When the barking stopped: Censorship, self-censorship and spin in Fiji

  • Robert A. Hooper
Keywords: Censorship, Diplomacy, Independent media, Investigative journalism, Journalism education, Media law, Self-censorship, Television


After four military coups in 20 years, Fiji is poised to return to democracy in elections promised for 2014.  An emergency decree placing censors in newsrooms was lifted in January 2012, but with domestic media gagged by lawsuits and Fiji Television threatened with closure for covering opposition figures, a pervasive climate of self-censorship imposed by government decrees is enforced by a government-appointed judiciary.  As elections draw closer, the illusion of press freedom is framed by highly paid American ‘spin doctors’ from a prominent Washington DC public relations and lobbying firm.  Paralysis in the newsroom is reflected at Fiji’s premier University of the South Pacific, once a leader in journalism education.  The author taught television journalism at the university and trained reporters for Fiji TV in the 1990s, but returned to find Fiji’s media and higher education in a crisis reflecting the decline of Western influence in the Pacific. Student grievances over harassment and expulsion in retaliation for independent reporting echo the deceit and dysfunction unfolding on the national stage.  As traditional allies Australia, New Zealand, United Kingdom and the United States anguish over sanctions, unprecedented visits to the Fijian government by Russian Foreign Minister Sergei Lavrov and incoming Chinese Premier Xi Jinping portend diplomatic rivalry and raise the stakes for a fragile Pacific nation.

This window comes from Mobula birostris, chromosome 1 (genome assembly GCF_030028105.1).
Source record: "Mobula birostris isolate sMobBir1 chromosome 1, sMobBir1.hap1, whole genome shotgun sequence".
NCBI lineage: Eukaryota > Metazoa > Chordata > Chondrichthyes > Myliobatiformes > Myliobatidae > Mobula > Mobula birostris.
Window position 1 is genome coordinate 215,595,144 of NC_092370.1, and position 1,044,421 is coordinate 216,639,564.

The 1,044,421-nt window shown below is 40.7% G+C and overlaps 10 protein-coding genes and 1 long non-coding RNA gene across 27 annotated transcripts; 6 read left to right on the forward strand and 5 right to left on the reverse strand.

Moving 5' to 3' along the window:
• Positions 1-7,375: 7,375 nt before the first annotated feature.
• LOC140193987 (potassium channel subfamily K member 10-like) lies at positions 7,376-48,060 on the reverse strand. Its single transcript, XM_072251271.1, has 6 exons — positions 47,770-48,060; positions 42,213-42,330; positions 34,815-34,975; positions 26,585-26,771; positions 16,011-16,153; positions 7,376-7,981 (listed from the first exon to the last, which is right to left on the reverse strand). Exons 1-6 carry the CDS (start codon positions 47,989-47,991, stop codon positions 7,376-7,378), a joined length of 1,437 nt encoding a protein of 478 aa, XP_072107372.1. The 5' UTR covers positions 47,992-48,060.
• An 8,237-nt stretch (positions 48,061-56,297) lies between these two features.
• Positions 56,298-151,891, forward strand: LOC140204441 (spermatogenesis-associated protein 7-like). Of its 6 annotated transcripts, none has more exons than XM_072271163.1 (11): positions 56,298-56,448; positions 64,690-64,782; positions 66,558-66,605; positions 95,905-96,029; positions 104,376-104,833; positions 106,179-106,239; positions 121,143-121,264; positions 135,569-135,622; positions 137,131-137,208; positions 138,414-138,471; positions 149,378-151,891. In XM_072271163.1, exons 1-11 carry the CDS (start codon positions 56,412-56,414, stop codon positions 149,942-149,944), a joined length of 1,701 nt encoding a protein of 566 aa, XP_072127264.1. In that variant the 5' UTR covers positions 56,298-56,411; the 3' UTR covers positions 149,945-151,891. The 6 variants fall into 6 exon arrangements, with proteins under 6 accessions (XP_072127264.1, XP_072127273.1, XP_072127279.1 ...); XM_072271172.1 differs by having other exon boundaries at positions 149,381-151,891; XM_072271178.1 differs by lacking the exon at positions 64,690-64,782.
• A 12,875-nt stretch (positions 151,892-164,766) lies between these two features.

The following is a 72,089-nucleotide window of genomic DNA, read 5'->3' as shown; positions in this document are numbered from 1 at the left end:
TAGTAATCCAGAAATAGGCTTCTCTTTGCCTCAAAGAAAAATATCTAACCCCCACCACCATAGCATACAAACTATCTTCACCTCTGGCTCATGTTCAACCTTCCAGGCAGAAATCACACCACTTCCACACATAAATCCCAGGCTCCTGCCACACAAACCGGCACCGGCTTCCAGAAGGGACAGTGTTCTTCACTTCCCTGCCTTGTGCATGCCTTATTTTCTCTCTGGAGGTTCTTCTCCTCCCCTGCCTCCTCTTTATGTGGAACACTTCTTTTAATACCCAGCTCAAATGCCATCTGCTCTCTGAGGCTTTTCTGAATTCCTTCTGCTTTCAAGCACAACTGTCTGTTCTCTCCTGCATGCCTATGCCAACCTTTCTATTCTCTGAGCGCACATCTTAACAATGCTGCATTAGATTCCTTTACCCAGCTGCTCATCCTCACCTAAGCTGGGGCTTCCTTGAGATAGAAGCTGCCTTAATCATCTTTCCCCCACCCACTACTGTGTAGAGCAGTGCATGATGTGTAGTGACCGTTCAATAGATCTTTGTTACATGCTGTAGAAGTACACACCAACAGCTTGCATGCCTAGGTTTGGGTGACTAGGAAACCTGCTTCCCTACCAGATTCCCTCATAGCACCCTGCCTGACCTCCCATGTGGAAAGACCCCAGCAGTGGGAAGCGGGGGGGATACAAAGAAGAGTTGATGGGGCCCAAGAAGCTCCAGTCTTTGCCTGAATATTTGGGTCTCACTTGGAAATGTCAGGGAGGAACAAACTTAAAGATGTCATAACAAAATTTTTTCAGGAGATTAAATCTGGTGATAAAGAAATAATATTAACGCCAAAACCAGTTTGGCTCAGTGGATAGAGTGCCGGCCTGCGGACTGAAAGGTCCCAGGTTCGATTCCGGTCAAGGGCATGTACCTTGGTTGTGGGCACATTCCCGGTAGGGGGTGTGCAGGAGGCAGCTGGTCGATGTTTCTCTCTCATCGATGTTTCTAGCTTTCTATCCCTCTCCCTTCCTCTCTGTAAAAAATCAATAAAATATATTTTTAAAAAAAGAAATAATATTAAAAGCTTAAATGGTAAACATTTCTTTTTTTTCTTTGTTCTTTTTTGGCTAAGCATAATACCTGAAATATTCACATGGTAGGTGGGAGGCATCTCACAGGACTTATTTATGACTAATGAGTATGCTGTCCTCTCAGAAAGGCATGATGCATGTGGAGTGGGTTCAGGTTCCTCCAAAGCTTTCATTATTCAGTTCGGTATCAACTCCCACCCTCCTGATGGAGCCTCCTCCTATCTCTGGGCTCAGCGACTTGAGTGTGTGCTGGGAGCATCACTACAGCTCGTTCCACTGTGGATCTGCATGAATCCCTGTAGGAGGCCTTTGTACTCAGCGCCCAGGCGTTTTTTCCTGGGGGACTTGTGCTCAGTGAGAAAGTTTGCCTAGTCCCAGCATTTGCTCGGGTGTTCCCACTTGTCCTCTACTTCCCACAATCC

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How to Cite
Hooper, R. A. (2013). When the barking stopped: Censorship, self-censorship and spin in Fiji. Pacific Journalism Review : Te Koakoa, 19(1), 41-57. https://doi.org/10.24135/pjr.v19i1.237